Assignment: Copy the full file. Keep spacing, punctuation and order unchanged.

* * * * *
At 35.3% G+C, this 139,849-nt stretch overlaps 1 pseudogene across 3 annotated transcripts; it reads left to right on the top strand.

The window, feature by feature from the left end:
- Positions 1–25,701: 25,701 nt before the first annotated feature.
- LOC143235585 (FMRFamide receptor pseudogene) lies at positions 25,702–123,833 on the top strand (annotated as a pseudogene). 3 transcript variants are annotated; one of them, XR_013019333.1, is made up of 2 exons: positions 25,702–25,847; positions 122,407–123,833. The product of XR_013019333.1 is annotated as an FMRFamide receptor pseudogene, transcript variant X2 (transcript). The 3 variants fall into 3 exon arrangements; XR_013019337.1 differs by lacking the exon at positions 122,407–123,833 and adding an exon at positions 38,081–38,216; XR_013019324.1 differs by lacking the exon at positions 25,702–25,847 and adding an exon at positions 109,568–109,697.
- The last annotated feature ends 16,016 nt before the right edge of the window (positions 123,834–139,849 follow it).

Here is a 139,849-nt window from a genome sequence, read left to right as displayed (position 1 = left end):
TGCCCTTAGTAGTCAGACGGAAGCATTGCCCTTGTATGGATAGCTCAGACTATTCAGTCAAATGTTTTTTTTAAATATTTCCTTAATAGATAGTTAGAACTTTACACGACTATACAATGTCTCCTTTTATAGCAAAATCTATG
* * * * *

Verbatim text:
At 35.3% G+C, this 139,849-nt stretch overlaps 1 pseudogene across 3 annotated transcripts; it reads left to right on the top strand.

The window, feature by feature from the left end:
- Positions 1–25,701: 25,701 nt before the first annotated feature.
- LOC143235585 (FMRFamide receptor pseudogene) lies at positions 25,702–123,833 on the top strand (annotated as a pseudogene). 3 transcript variants are annotated; one of them, XR_013019333.1, is made up of 2 exons: positions 25,702–25,847; positions 122,407–123,833. The product of XR_013019333.1 is annotated as an FMRFamide receptor pseudogene, transcript variant X2 (transcript). The 3 variants fall into 3 exon arrangements; XR_013019337.1 differs by lacking the exon at positions 122,407–123,833 and adding an exon at positions 38,081–38,216; XR_013019324.1 differs by lacking the exon at positions 25,702–25,847 and adding an exon at positions 109,568–109,697.
- The last annotated feature ends 16,016 nt before the right edge of the window (positions 123,834–139,849 follow it).

Here is a 139,849-nt window from a genome sequence, read left to right as displayed (position 1 = left end):
TGCCCTTAGTAGTCAGACGGAAGCATTGCCCTTGTATGGATAGCTCAGACTATTCAGTCAAATGTTTTTTTTAAATATTTCCTTAATAGATAGTTAGAACTTTACACGACTATACAATGTCTCCTTTTATAGCAAAATCTATG